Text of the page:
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Wednesday, July 27, 2016

Building the Vision: Paper prints history of N-B accomplishments

Wednesday, December 13, 2006

Some time ago, a friend of mine, Marie Boedeker, gave a paper from 1983 to me, suggesting that I might find useful material in it. It amazes me that some people can be so organized that they can save things through the years, label them, and then can "put their hands" on them when needed. I save things, but goodness only know where they end up, and if someone were to ask me for one of those items, then a great search would ensue!

At any rate, this paper is called The Saline County Sampler, and is dated Wednesday, April 27, 1983. The entire publication is dedicated to the Nicholas-Beazley history in Marshall. The research was done by Jack Kennedy, writing for the American Aviation Historical Society Journal. The material is most interesting, lending new information to what I have reported to you before. There are also features on various other individuals involved in the business, in addition to Russell B. Nicholas and Howard Beazley.

As an interesting aside, I enjoyed checking the ads throughout the paper, and would like to give you a sample of what I found. How do our prices compare today? Well, the full-page ad I spotted first is all about the great sale at TG&Y, which is about to close its doors. Remember that store? We used to joke that our son Aaron's first "words" were T, G, and Y. He loved to go there and look at the toys.

We still had a Safeway which offered Betty Crocker cake mixes for $.69 each, a Milgrams featuring Meyers cottage cheese for $1.09 a carton, United Super offering iceburg lettuce for $.49 a head, and Gibson's Thriftway enticing people with Meadow Gold ice cream for $.99 per half gallon. All those grocery stores! We had lots of choices then.

Gibson's Discount Center had Playtex Cross Your Heart bras for $6.99 ... that's a deal, guys! Mode O'Day was still in Marshall, and featured sleeveless blouses for $6.88. The Butcher Shop and Deli on Odell sold slab bacon for $.89 lb., Montgomery Ward had Grappler radial tires for $63 each, Clay Mead Furniture was holding a "Ridiculous Sale" with prices so low they were ... ridiculous! At Kentucky Fried Chicken, you could get an 8-piece bucket with all the trimmings for $6.99.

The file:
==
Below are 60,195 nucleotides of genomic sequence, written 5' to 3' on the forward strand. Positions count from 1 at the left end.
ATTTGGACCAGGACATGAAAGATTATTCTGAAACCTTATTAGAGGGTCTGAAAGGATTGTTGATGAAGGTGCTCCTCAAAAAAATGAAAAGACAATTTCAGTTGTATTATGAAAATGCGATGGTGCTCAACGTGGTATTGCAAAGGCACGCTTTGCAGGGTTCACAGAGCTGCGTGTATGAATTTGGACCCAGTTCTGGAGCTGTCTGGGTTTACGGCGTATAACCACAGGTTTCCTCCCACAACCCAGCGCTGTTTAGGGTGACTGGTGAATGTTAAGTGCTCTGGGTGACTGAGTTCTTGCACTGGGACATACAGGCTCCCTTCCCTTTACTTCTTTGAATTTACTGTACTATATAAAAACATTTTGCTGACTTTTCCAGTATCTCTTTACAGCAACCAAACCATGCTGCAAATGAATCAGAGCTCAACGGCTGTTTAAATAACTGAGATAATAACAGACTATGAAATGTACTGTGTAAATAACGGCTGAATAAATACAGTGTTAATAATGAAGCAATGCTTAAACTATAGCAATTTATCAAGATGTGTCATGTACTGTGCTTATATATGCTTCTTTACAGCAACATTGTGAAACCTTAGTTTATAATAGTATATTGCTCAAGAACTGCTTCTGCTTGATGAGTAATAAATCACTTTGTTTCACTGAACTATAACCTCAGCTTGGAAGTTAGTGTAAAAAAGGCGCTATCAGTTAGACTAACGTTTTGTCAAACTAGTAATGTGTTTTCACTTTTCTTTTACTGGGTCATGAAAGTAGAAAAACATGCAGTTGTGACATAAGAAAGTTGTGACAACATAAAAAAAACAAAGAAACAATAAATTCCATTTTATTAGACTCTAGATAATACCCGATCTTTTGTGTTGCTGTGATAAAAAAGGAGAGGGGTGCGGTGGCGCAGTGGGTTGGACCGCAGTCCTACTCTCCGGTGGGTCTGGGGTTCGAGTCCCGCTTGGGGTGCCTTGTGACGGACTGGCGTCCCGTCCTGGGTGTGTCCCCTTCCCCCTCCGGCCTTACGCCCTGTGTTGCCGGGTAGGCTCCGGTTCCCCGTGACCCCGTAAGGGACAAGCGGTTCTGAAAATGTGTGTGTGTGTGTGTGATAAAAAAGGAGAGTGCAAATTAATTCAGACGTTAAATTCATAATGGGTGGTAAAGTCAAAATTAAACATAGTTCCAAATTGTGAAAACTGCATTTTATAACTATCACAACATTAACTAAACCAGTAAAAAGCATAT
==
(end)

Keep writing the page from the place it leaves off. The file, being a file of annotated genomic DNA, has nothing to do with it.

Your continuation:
Forgive my digression. Now, on with the feature about Ole Fahlin, a Swedish man who made his mark on Marshall's aviation history.

"A wealthy young man from Sweden came to the United States to visit and decided to stay. The States were recovering from World War I and heading into the Great Depression. What was the attraction for Ole Fahlin that has lasted a lifetime? Airplanes!

"According to Marv Zack, writing for Sport Aviation in 1982, Ole's father was a rather well-to-do manufacturer of farm equipment and machinery in Sweden before and during World War II. After the armistice was signed, the senior Fahlin traveled to Germany to do some fence-mending, establish commercial contacts with previous customers, and drum up some new business. Ole, then 19, took a furlough from college and traveled to Berlin with his father. Ole found his way out to Johannisthal, the famous flying center on the outskirts of Berlin. Johannisthal was a center for airplane factories, aircraft development, and a test center and flying school.

"Ole Fahlin learned to fly there, from an ex-war pilot, Hans Riesler. After four hours and 20 minutes, Ole was ready to solo! Ole then returned home where he became a pilot in the Swedish Royal Air Service. On April 21, 1921, the Federation Aeronautics International awarded him International Pilot License No. 208, written in six languages.

"After WWII, Ole made a short visit to an uncle in Fond du Lac, Wisconsin. Minneapolis-St. Paul, Minnesota was then the center for commercial and sport flying. Soon Ole was traversing the skies over Minnesota's 10,000 lakes for business and pleasure.